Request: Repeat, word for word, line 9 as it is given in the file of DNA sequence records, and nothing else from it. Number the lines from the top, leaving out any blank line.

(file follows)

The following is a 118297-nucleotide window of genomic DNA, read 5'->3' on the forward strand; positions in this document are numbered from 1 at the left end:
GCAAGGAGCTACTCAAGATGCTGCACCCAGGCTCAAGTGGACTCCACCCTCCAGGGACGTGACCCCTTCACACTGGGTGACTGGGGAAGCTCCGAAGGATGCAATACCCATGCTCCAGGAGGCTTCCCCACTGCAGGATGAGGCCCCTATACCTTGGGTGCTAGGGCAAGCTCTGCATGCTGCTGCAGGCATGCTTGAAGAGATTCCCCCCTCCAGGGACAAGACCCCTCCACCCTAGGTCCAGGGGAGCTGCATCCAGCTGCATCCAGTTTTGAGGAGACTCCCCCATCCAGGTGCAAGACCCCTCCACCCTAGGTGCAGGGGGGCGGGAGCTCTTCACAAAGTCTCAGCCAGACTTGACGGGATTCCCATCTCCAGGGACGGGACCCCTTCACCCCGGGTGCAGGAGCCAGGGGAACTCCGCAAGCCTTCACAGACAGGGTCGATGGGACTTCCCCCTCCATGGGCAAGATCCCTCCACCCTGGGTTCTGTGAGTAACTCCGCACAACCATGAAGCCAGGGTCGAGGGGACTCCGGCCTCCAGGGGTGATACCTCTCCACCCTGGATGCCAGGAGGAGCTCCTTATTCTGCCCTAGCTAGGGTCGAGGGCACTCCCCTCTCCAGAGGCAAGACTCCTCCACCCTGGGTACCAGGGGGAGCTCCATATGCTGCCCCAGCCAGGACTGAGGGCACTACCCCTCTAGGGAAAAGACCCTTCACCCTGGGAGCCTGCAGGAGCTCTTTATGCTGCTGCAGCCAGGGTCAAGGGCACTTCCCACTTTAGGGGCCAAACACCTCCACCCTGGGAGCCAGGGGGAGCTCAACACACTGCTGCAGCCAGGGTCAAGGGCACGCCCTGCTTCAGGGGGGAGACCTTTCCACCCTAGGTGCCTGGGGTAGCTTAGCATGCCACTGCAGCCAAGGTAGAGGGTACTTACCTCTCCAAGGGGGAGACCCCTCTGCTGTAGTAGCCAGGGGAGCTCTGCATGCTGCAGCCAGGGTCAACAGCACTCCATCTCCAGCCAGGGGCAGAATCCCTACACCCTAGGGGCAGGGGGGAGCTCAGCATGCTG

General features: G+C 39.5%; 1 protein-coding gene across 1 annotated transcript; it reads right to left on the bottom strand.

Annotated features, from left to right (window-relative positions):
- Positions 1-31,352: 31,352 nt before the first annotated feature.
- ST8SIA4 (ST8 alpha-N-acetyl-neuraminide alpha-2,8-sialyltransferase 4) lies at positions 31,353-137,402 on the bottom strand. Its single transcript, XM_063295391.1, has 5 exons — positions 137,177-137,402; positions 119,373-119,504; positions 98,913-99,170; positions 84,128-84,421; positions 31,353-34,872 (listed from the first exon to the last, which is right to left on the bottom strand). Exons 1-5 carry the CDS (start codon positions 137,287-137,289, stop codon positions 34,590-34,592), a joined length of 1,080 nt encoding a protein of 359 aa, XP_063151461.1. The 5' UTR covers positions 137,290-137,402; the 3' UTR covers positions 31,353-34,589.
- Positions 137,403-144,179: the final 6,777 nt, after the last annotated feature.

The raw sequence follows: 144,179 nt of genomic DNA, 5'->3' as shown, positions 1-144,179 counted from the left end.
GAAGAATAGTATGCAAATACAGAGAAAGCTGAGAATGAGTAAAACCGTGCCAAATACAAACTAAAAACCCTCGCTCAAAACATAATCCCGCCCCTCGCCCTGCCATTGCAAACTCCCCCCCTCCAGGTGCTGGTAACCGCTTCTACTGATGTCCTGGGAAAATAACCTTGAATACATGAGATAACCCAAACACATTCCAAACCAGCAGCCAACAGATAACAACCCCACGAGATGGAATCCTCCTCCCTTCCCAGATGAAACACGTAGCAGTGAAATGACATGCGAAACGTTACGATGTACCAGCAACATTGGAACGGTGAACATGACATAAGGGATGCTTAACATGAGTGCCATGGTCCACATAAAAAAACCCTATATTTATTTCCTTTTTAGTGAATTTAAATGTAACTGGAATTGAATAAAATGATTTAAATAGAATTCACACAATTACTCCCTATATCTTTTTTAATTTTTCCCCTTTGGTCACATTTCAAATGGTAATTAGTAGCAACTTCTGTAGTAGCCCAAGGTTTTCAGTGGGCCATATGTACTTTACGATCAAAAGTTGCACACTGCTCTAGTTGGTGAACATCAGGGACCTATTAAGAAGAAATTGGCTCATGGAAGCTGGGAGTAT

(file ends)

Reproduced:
GAAGAATAGTATGCAAATACAGAGAAAGCTGAGAATGAGTAAAACCGTGCCAAATACAAACTAAAAACCCTCGCTCAAAACATAATCCCGCCCCTCGCCCTGCCATTGCAAACTCCCCCCCTCCAGGTGCTGGTAACCGCTTCTACTGATGTCCTGGGAAAATAACCTTGAATACATGAGATAACCCAAACACATTCCAAACCAGCAGCCAACAGATAACAACCCCACGAGATGGAATCCTCCTCCCTTCCCAGATGAAACACGTAGCAGTGAAATGACATGCGAAACGTTACGATGTACCAGCAACATTGGAACGGTGAACATGACATAAGGGATGCTTAACATGAGTGCCATGGTCCACATAAAAAAACCCTATATTTATTTCCTTTTTAGTGAATTTAAATGTAACTGGAATTGAATAAAATGATTTAAATAGAATTCACACAATTACTCCCTATATCTTTTTTAATTTTTCCCCTTTGGTCACATTTCAAATGGTAATTAGTAGCAACTTCTGTAGTAGCCCAAGGTTTTCAGTGGGCCATATGTACTTTACGATCAAAAGTTGCACACTGCTCTAGTTGGTGAACATCAGGGACCTATTAAGAAGAAATTGGCTCATGGAAGCTGGGAGTAT